Bahraini prosecutors have charged opposition leader Sheikh Ali Salman with attempted regime change despite persistent international calls for his release.
Bahrain public prosecutor said the al-Wefaq secretary general’s case has been referred to the high criminal court. Nayef Mahmud said in a statement that Sheikh Salman will be put on trial on January 28 for plotting to topple the Al Khalifa regime.
Salman was arrested on December 28 after government in Manama accused him of seeking regime change and collaborating with foreign powers, charges that Salman and his party have vehemently denied.
Salman is also accused of inciting hatred and disobedience in his public statement. The prosecutor has also claimed that Salman has confessed under questioning to be engaged in some anti-government plots.
Salman’s arrest has triggered massive condemnation inside and outside the monarchy, with leaders, governments and international organizations across the world calling for his immediate release. The move has also sparked almost daily protests in the Shia-majority Persian Gulf kingdom with many people warning the government about the dire consequences of Salmans’s prolonged detention.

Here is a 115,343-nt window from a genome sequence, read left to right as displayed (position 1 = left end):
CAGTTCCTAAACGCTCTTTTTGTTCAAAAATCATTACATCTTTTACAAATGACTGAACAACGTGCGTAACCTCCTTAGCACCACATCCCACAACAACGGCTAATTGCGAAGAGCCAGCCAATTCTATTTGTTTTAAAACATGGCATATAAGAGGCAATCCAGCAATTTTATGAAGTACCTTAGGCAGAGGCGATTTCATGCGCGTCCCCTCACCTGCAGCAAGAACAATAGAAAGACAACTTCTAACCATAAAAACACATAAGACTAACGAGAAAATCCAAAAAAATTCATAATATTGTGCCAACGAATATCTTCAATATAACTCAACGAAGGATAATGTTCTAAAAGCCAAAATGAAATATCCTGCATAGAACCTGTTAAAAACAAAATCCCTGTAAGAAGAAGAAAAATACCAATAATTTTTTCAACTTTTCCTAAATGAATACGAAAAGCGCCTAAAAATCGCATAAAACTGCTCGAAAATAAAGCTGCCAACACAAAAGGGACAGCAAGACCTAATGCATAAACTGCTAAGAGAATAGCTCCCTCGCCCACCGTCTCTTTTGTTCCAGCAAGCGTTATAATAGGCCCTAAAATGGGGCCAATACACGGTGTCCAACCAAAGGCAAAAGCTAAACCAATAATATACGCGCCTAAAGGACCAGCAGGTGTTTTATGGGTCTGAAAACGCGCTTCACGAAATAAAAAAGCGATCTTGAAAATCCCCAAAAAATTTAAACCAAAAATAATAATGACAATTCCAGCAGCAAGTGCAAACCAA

The Human Rights Watch (HRW) on Sunday urged Western governments to break their silence on Bahrain’s continued detention of opposition figures.
Joe Stork, who serves HRW’s deputy director for MENA region, described the Al Khalifa regime as a “serial offender” in prosecuting the “peaceful critics,” noting that Salman’s arrest was a “calculated move” to give the signal to the world that the regime is fundamentally opposed to political reconciliation and people’s rights for freedom and democracy.
Bahrain has arrested tens of activists and opposition figures over the past months.
The HRW official called on Manama to immediately release Salman as the government has “failed” to provide evidence that he has really collaborated with foreign elements in an attempt to change the regime.
Bahrain, a close ally of the United States in the region, has been witnessing almost daily protests against the Al Khalifa dynasty since early 2011. Bahraini forces have killed close to 90 activists over the past three years while hundreds of protesters as well as notable opposition figures continue to remain under arrest in the regime’s notorious prisons.